- Slowly add 1 cup of distilled white vinegar. The vinegar reacts very fast with the baking soda and hence the reason to pour it out slowly.
- Wait for about 15 minutes for the solution to work out its magic.
- Blast hot water down the sink drain. If you have metal drainpipes you can dump a gallon of boiling water but for plastic drainpipes pour out the faucet’s hot water for about a minute.
People always forget the sink’s overflow drain. That is also another place that mold grow resulting in a nasty musty smell.
Stick a funnel inside the sink overflow and pour baking soda and vinegar through it as well. After the 15 minutes, blast hot water through the overflow to flush out all the mold remnants still sticking on the drain’s surface.
Removing Mold from Sink Drain by Scrubbing the Tailpiece
This is by far my favorite as well as most effective method to remove mold from a sink drain. There are 2 ways to do it.
- You can remove the sink’s strainer or stopper and scrub the tailpiece from above the sink.
- Disconnect the P-trap and scrub the tailpiece from the bottom. This is the best method if you have a double-bowl kitchen sink.
Whether removing mold from a kitchen/bathroom sink drain, I think disconnecting the P-trap and scrubbing the tailpiece using a bottle brush from the bottom is the best method. You also get a chance to clean the P-trap as well.
Here is how to do it:
- Start by clearing the space under the sink. If you store stuff under the sink get rid of them to get yourself ample space to work with.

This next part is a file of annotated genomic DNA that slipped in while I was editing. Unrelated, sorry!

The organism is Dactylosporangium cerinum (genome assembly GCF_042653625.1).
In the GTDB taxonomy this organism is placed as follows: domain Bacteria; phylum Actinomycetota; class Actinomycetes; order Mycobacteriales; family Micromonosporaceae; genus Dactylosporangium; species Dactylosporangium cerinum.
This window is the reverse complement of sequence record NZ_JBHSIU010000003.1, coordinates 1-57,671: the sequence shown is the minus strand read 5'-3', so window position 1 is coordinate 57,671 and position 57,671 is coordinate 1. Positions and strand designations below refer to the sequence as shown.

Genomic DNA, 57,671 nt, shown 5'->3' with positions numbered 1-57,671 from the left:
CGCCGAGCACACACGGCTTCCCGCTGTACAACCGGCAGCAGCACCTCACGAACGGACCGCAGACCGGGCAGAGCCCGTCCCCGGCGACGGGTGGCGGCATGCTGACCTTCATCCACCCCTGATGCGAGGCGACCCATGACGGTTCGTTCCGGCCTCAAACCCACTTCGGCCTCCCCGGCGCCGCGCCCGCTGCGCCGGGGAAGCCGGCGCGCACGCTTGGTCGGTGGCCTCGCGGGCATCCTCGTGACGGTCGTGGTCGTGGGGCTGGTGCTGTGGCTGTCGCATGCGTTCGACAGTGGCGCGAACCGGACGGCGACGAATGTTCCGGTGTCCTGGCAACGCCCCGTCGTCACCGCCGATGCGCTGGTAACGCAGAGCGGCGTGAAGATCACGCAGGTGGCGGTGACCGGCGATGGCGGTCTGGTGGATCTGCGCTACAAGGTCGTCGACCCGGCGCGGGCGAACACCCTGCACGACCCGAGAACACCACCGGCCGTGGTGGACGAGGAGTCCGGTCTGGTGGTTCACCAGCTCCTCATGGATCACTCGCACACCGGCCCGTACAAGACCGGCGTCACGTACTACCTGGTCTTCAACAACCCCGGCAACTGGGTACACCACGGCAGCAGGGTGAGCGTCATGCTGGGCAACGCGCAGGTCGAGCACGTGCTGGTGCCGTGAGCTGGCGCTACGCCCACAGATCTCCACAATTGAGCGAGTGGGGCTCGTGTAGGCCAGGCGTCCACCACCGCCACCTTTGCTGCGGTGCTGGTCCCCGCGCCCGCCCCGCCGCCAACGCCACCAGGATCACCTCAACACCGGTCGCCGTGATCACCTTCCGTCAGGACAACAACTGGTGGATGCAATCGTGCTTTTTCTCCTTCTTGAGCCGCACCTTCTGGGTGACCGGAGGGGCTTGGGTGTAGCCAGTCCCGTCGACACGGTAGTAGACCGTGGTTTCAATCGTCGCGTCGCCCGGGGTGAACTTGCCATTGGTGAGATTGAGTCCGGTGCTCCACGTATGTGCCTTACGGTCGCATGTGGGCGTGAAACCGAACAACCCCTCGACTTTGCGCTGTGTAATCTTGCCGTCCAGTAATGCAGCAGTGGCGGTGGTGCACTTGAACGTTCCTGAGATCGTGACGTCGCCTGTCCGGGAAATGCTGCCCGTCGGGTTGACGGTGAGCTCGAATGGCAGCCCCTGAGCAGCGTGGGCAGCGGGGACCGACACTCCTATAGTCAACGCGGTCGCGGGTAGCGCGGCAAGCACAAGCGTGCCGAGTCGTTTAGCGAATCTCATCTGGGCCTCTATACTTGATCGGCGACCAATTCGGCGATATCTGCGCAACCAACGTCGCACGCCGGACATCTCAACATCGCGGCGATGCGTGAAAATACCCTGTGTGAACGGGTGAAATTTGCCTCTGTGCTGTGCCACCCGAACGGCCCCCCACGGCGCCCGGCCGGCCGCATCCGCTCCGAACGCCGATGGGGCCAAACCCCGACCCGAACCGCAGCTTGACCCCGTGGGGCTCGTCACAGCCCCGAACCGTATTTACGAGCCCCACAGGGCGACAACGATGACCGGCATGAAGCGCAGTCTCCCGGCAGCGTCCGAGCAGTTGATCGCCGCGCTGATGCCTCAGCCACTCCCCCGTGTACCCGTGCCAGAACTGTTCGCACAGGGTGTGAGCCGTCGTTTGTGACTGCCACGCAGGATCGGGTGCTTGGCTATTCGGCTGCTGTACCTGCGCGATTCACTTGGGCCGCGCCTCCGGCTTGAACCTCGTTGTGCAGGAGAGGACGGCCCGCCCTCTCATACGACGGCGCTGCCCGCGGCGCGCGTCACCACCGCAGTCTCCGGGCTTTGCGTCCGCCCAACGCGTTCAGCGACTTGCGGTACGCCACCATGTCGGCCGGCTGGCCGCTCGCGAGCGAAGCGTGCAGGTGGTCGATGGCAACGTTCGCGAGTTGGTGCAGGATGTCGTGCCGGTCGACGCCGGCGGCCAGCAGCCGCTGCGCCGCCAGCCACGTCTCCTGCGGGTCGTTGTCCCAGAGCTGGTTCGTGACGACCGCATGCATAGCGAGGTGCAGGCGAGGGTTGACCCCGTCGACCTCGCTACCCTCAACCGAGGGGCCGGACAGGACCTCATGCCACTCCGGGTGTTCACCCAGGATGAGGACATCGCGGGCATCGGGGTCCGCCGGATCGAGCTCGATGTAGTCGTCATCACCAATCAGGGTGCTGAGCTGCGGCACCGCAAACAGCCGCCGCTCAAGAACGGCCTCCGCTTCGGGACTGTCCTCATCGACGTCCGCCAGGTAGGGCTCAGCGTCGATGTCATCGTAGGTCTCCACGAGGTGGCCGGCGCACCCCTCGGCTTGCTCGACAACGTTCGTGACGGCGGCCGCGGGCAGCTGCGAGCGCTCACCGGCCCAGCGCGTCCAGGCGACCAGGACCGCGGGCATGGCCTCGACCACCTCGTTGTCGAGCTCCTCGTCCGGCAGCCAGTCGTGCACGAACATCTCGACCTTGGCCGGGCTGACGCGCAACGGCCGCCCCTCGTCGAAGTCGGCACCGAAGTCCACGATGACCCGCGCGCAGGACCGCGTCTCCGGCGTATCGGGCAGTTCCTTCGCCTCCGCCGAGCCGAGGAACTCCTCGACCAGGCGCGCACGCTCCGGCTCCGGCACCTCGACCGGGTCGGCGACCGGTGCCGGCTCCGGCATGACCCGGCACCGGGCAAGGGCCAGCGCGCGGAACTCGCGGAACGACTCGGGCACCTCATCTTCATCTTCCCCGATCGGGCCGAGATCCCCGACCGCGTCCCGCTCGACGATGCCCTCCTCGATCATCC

- Place a bucket or pan under the P-trap. Remember the P-trap is always full of water and you do not want to spill it on your floor.
- Disconnect the P-trap. You will notice that the P-trap has 2 connections. Start with the connection on the short arm. That way, you will be able to drain out all the water into the pan thanks to gravity.
- The P-trap connections are usually hand-tight. Only use a wrench if they are too tight.
- Check if there is any gunk inside the P-trap. Empty it out in the bucket/pan.
- If you have a double-bowl kitchen sink, disconnect the tee as well and also check if there is gunk stuck inside it and get rid of it as well.
- Pour warm/hot water in a small bowl/bucket and squirt a generous amount of dish soap in it. Better still, spray some of the dish soap inside the tailpiece.
- Stick a bottle brush inside the soapy hot water and use it to scrub the inside of the drain tailpiece.
- Scrub the inside of the tee as well without forgetting the P-trap.
- When you are done scrubbing connect the tee and P-trap back.
- Run hot water for about 30 seconds to flush anything still left in the pipes.
And that is how to clean a sink drain to get rid of mold.
How to Get Rid of Mold in a Garbage Disposal
If your kitchen sink is connected to a garbage disposal, mold is even more likely to grow due to all the food scraps stuck inside. Regularly cleaning the garbage disposal will prevent mold from growing.
You should especially regularly clean underneath the splash guard where food scraps tend to collect resulting in an awful odor.
Squirt some dish soap on a bottle brush and stick it inside the garbage disposal. Lift the bottle brush until the bristles are just underneath the splash guard.
Rotate the brush round the splash guard while still running the cold water on a trickle until it is thoroughly cleaned.
To clean the entire garbage disposal follow the following steps:
- Fill the garbage disposal with ice cubes.
- Pour about ½ cup of distilled vinegar inside the garbage disposal.
- Add ¼ cup of rock salt.
- Run the garbage disposal with cold water until all the ice is gone
The salt helps to sharpen the blade as well as scrape the inside of the garbage disposal thereby removing all foods sticking on it. If you want your garbage disposal smelling fresh cut a lemon into several pieces and through one piece at a time as you run the disposal.
Clean your sink drains with baking soda and vinegar once a fortnight to prevent mold from growing.